Quality fabrics are essential to well-crafted quilts. Tightly woven cotton will extend the life of your quilt, and vibrant colors will give your quilt the pop you desire.

Most beginners start with a variety of multi-colored cotton fabrics, but some choose tone-on-tone coordinated quilting fabrics.

Cotton Threads

Most beginners use a lint-free 50 weight cotton thread for basic stitching. But you can use other weight cotton thread for fancy and decorative stitching as well.

Cotton is the thread of choice for most quilters since their fabric is cotton also. Matching cotton with cotton keeps your quilt soft and consistent to the touch.

Ironing Board And An Iron

There’s no need to reinvent the ironing board or the iron to quilt. Any well-constructed, full-size, ironing board will work.

And any iron that heats high enough to press the fabric is acceptable.

Some quilters use a portable ironing board, so they can go from one room to another, while other quilters use a four-feet-long by 12- or 18-inch-wide ironing board that is part of a kit that attaches to a door.

Reliable Sewing Machine

Contrary to what you may think, you don’t need a fancy, expensive quilting machine to piece together your quilt top or even quilt your project. I recommend going with a well-known brand sewing machine and something that fits your budget.

If you want to try free-motion quilting on your projects, make sure the machine you purchase allows you to either lower your feed dogs or comes with a cover for the feed dogs so you can move your quilt freely under the foot.

Basting Tools/Supplies

We already discussed straight pins, but safety pins are also a beneficial tool for basting your quilt sandwich. You use basting when you put your quilt sandwich together (quilt top, batting, and quilt backing).

You can baste with safety pins, Elmer’s glue, or spray glue. Also, some batting has an iron-on adhesive attached to it. You may need to figure out what works best for you. I use a combination of Elmer’s Glue and safety pins.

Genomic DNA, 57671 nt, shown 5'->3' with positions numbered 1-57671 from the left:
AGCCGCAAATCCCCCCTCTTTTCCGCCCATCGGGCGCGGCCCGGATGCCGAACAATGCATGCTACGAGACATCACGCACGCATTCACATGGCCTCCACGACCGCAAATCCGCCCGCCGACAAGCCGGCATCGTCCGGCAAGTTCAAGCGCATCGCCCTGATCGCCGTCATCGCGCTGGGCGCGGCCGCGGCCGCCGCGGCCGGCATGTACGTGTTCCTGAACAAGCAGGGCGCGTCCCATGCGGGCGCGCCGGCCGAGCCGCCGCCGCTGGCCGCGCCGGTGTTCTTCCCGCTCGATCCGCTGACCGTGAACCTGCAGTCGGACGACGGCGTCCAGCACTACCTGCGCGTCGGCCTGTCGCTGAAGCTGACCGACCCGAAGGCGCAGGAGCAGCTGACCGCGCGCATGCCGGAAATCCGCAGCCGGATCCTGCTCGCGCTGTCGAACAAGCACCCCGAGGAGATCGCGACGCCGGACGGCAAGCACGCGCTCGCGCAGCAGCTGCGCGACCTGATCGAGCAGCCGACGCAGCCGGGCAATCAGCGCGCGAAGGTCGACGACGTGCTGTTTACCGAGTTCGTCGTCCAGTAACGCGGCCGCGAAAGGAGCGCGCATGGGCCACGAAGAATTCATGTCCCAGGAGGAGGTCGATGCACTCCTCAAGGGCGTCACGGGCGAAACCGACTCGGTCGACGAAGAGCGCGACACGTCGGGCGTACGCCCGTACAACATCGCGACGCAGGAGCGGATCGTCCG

Graph Paper

If you want to design your own quilt pattern or design, graph paper will quickly become your best friend. Think of each square of the paper as a square in your quilt design.

Graph paper is a cheap tool that you can use in several different ways. If you already have a quilt pattern picked out, you can draw it on graph paper and then color it in to see what colors you’d like to use. 

FAQS about Quilting Supplies

What supplies do I need to begin quilting?

Fabric, batting, thread, sewing machine, rotary cutter and mat or scissors, ruler, seam ripper

What is the easiest quilt pattern for a beginner?

Either a simple jellyroll strip quilt or a patchwork quilt using squares that are all the same size. Precut fabrics are a GREAT option for beginners.

How do you start quilting for beginners?

I suggest you start with a small project like a table runner or pot holders and just go for it! You won’t learn without actually trying. Practicing is the best way to start.

What tools do I need to make a patchwork quilt?

You’ll need a sewing machine, rotary cutter and mat or scissors, ruler, and seam ripper.

These are the basic quilting tools beginners need to join the growing crowd of energetic quilters.

With these tools, you can create quilts which will provide protection from the elements and keep your friends and family warm at night.

But remember: quilts also have an artistic side. That’s the side that most quilters like to show off.

Quilts are unique works of art, and every one of them has a story woven into each block.

Once you learn to use these tools, you can tell those stories in a way that expresses your individuality and creative expression.

What are some of your favorite quilting supplies? Let us know what you would add to this list for beginners!